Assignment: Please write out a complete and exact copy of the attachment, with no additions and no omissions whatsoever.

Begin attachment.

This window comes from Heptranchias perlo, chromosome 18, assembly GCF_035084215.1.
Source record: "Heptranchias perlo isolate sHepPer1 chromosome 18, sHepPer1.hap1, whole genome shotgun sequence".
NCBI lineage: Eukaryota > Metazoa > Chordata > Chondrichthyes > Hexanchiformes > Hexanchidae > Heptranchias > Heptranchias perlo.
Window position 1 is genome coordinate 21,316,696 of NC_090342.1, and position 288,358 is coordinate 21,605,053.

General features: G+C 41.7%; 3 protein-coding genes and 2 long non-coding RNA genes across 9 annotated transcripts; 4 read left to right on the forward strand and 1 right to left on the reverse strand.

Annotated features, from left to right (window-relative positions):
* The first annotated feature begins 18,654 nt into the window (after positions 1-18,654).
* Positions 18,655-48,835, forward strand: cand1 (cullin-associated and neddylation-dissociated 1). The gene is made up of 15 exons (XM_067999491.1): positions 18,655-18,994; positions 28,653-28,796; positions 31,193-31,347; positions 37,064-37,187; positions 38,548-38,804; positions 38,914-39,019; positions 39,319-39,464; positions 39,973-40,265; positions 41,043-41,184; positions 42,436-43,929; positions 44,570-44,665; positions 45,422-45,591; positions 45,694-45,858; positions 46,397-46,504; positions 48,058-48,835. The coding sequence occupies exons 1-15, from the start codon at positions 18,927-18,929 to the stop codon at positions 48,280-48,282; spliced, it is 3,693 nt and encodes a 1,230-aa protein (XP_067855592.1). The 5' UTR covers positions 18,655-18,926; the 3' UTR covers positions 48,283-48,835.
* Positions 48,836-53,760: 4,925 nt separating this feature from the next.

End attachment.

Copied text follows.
This window comes from Heptranchias perlo, chromosome 18, assembly GCF_035084215.1.
Source record: "Heptranchias perlo isolate sHepPer1 chromosome 18, sHepPer1.hap1, whole genome shotgun sequence".
NCBI lineage: Eukaryota > Metazoa > Chordata > Chondrichthyes > Hexanchiformes > Hexanchidae > Heptranchias > Heptranchias perlo.
Window position 1 is genome coordinate 21,316,696 of NC_090342.1, and position 288,358 is coordinate 21,605,053.

General features: G+C 41.7%; 3 protein-coding genes and 2 long non-coding RNA genes across 9 annotated transcripts; 4 read left to right on the forward strand and 1 right to left on the reverse strand.

Annotated features, from left to right (window-relative positions):
* The first annotated feature begins 18,654 nt into the window (after positions 1-18,654).
* Positions 18,655-48,835, forward strand: cand1 (cullin-associated and neddylation-dissociated 1). The gene is made up of 15 exons (XM_067999491.1): positions 18,655-18,994; positions 28,653-28,796; positions 31,193-31,347; positions 37,064-37,187; positions 38,548-38,804; positions 38,914-39,019; positions 39,319-39,464; positions 39,973-40,265; positions 41,043-41,184; positions 42,436-43,929; positions 44,570-44,665; positions 45,422-45,591; positions 45,694-45,858; positions 46,397-46,504; positions 48,058-48,835. The coding sequence occupies exons 1-15, from the start codon at positions 18,927-18,929 to the stop codon at positions 48,280-48,282; spliced, it is 3,693 nt and encodes a 1,230-aa protein (XP_067855592.1). The 5' UTR covers positions 18,655-18,926; the 3' UTR covers positions 48,283-48,835.
* Positions 48,836-53,760: 4,925 nt separating this feature from the next.